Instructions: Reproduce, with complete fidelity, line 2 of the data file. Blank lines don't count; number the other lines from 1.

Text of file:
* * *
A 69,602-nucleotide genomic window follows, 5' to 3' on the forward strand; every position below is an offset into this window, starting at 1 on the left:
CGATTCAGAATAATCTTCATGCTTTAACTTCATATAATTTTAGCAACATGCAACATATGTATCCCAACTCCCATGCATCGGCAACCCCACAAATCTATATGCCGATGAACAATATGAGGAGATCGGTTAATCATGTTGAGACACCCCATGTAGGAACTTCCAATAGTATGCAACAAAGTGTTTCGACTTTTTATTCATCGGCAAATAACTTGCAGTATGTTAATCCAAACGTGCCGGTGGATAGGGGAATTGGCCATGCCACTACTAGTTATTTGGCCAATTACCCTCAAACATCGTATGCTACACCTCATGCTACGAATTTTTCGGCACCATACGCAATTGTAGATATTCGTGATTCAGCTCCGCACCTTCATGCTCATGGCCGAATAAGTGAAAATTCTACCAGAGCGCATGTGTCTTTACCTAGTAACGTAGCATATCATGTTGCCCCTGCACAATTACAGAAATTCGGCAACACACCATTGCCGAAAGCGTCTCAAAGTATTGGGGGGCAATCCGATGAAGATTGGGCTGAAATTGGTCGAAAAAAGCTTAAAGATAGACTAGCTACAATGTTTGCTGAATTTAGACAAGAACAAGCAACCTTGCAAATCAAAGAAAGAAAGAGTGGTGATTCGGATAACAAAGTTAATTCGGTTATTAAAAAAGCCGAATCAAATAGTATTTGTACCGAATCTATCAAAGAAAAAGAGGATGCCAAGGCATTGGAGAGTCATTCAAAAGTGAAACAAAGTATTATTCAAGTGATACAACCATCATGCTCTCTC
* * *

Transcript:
CGATTCAGAATAATCTTCATGCTTTAACTTCATATAATTTTAGCAACATGCAACATATGTATCCCAACTCCCATGCATCGGCAACCCCACAAATCTATATGCCGATGAACAATATGAGGAGATCGGTTAATCATGTTGAGACACCCCATGTAGGAACTTCCAATAGTATGCAACAAAGTGTTTCGACTTTTTATTCATCGGCAAATAACTTGCAGTATGTTAATCCAAACGTGCCGGTGGATAGGGGAATTGGCCATGCCACTACTAGTTATTTGGCCAATTACCCTCAAACATCGTATGCTACACCTCATGCTACGAATTTTTCGGCACCATACGCAATTGTAGATATTCGTGATTCAGCTCCGCACCTTCATGCTCATGGCCGAATAAGTGAAAATTCTACCAGAGCGCATGTGTCTTTACCTAGTAACGTAGCATATCATGTTGCCCCTGCACAATTACAGAAATTCGGCAACACACCATTGCCGAAAGCGTCTCAAAGTATTGGGGGGCAATCCGATGAAGATTGGGCTGAAATTGGTCGAAAAAAGCTTAAAGATAGACTAGCTACAATGTTTGCTGAATTTAGACAAGAACAAGCAACCTTGCAAATCAAAGAAAGAAAGAGTGGTGATTCGGATAACAAAGTTAATTCGGTTATTAAAAAAGCCGAATCAAATAGTATTTGTACCGAATCTATCAAAGAAAAAGAGGATGCCAAGGCATTGGAGAGTCATTCAAAAGTGAAACAAAGTATTATTCAAGTGATACAACCATCATGCTCTCTC